1. The unfortunate truth is that the college dining setup is not really safe for a celiac. The good thing is that it’s possible to survive quite nicely if you’re well-informed, communicate with the school in the summer prior to your arrival on campus, and set up contingency plans. My son has his own microwave and refrigerator in his room; this was arranged with special permission from the school. His premade, frozen entrees from home are stashed in his own designated storage area in the school dining room’s freezer. (Yes, I make the entrees and freeze them in individual portions.) He supplements these with fresh juice, produce, and yogurt from the campus store or from the local grocery store. He’s a sophomore now, had a great freshman year, and has had no difficulty making friends. He’s met several other students with gluten intolerance or celiac disease; those that don’t have it are quite understanding and accept his limits. If there’s any question, he just tells people it’s as serious as a peanut allergy. Somehow that makes sense to them.
    College is, after all, more than food and beer. Just be sure you have prepared yourself with food you enjoy eating and don’t let yourself go hungry to a party where you’ll be tempted to eat something that’ll make you sick for days!

  2. The unfortunate truth is that the college dining setup is not really safe for a celiac. The good thing is that it’s possible to survive quite nicely if you’re well-informed, communicate with the school in the summer prior to your arrival on campus, and set up contingency plans. My son has his own microwave and refrigerator in his room; this was arranged with special permission from the school. His premade, frozen entrees from home are stashed in his own designated storage area in the school dining room’s freezer. (Yes, I make the entrees and freeze them in individual portions.) He supplements these with fresh juice, produce, and yogurt from the campus store or from the local grocery store. He’s a sophomore now, had a great freshman year, and has had no difficulty making friends. He’s met several other students with gluten intolerance or celiac disease; those that don’t have it are quite understanding and accept his limits. If there’s any question, he just tells people it’s as serious as a peanut allergy. Somehow that makes sense to them.
    College is, after all, more than food and beer. Just be sure you have prepared yourself with food you enjoy eating and don’t let yourself go hungry to a party where you’ll be tempted to eat something that’ll make you sick for days!

  3. i am a freshman at college and have been a celiac for almost a year and my mom has been one for almost six. i decided for my first year that i would commute to a local branch campus which makes the life of a celiac much easier. last weekend i decided to visit my friend at her college and found a whole section of their cafeteria devoted to gluten free!! they offered an assortment of breads and toasters that were devoted to only gluten free bread. and had a special celiac friendly meal at every time of the day. it goes to show how much easier it is to be gluten free these days. although people still look at me funny when i say that i have celiac, its become a lot easier to live the lifestyle of being gluten free than it has a couple of years ago.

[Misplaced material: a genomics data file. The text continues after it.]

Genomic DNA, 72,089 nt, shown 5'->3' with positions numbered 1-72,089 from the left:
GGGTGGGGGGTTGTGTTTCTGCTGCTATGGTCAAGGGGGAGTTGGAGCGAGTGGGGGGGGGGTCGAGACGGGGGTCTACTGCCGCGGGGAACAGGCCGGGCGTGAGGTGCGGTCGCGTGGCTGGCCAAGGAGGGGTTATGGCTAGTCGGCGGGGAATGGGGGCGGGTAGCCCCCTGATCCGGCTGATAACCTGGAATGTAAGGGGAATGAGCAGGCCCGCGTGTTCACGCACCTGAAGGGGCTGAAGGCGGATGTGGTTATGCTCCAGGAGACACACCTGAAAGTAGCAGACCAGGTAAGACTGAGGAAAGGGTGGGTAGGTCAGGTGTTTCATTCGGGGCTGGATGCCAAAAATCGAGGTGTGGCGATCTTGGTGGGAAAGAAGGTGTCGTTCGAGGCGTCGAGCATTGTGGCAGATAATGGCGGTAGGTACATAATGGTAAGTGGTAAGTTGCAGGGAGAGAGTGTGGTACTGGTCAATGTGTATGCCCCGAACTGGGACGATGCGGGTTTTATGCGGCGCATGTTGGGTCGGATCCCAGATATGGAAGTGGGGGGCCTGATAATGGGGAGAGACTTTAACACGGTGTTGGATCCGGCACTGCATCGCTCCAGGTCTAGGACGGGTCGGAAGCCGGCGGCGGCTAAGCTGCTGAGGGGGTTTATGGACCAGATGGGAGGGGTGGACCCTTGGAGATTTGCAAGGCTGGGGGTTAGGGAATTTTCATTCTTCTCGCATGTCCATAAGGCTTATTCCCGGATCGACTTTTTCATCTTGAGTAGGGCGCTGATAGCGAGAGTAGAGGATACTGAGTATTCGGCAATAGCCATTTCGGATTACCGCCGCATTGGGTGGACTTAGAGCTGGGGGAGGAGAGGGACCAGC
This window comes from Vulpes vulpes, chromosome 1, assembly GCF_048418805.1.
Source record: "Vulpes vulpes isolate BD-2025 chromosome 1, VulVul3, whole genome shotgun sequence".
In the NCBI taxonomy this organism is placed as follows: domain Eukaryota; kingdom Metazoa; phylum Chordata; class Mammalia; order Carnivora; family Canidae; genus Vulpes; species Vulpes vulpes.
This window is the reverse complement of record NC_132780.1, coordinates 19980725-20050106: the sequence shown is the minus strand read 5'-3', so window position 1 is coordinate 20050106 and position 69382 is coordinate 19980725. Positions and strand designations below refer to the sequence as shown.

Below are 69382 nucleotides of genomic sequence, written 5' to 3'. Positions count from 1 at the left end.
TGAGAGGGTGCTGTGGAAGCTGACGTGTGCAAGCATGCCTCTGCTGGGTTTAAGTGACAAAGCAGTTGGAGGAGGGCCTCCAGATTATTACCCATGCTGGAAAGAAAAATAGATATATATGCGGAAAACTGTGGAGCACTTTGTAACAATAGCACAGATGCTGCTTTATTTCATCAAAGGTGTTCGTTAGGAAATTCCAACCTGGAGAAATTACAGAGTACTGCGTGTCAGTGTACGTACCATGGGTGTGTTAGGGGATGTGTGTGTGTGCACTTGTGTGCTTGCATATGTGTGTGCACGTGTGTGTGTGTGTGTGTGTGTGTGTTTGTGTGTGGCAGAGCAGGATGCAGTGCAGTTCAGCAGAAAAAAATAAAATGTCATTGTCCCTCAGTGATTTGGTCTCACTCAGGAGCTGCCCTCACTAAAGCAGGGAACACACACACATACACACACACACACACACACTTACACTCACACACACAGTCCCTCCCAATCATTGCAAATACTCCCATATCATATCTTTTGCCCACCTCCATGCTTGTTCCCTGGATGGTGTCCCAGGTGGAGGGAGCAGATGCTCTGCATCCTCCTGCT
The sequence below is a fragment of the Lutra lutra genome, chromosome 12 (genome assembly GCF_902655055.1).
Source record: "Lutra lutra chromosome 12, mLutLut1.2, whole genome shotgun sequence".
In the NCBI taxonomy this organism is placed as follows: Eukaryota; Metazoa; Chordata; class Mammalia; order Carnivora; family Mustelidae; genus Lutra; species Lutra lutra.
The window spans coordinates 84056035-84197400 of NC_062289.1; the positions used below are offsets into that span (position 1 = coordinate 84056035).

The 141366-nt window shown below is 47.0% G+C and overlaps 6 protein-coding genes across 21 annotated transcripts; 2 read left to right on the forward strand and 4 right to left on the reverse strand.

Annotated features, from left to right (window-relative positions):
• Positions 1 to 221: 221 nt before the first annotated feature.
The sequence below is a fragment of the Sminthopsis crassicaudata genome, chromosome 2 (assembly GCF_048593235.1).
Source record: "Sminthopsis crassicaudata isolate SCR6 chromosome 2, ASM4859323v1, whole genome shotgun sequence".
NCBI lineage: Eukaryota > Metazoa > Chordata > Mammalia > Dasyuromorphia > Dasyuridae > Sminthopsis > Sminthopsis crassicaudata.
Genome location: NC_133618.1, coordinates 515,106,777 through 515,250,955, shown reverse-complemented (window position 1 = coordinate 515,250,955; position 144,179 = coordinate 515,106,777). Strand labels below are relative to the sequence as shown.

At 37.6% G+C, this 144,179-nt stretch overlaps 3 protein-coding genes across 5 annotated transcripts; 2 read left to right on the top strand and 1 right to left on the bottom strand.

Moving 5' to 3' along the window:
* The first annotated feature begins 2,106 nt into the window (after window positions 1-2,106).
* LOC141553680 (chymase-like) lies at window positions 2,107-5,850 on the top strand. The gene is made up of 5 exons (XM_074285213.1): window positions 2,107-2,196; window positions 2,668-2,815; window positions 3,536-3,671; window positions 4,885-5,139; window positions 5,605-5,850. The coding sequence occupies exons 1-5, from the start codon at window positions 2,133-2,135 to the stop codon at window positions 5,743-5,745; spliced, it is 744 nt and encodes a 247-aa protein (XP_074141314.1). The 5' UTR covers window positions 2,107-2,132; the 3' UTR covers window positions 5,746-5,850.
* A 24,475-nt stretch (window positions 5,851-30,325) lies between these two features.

1. Susan, I’m so glad to hear that you, your son, and the college were able to find a solution that fits — and I have to imagine that the other gluten-intolerant kids (and probably plenty of the rest of the student body) are jealous of the home-cooked meals!

      Amanda, sounds like you’ve got a good plan too. I suspect that when/if you find yourself moving to a new campus next year, it’ll be easier still to eat gluten-free at school.

  4. i am a freshman at college and have been a celiac for almost a year and my mom has been one for almost six. i decided for my first year that i would commute to a local branch campus which makes the life of a celiac much easier. last weekend i decided to visit my friend at her college and found a whole section of their cafeteria devoted to gluten free!! they offered an assortment of breads and toasters that were devoted to only gluten free bread. and had a special celiac friendly meal at every time of the day. it goes to show how much easier it is to be gluten free these days. although people still look at me funny when i say that i have celiac, its become a lot easier to live the lifestyle of being gluten free than it has a couple of years ago.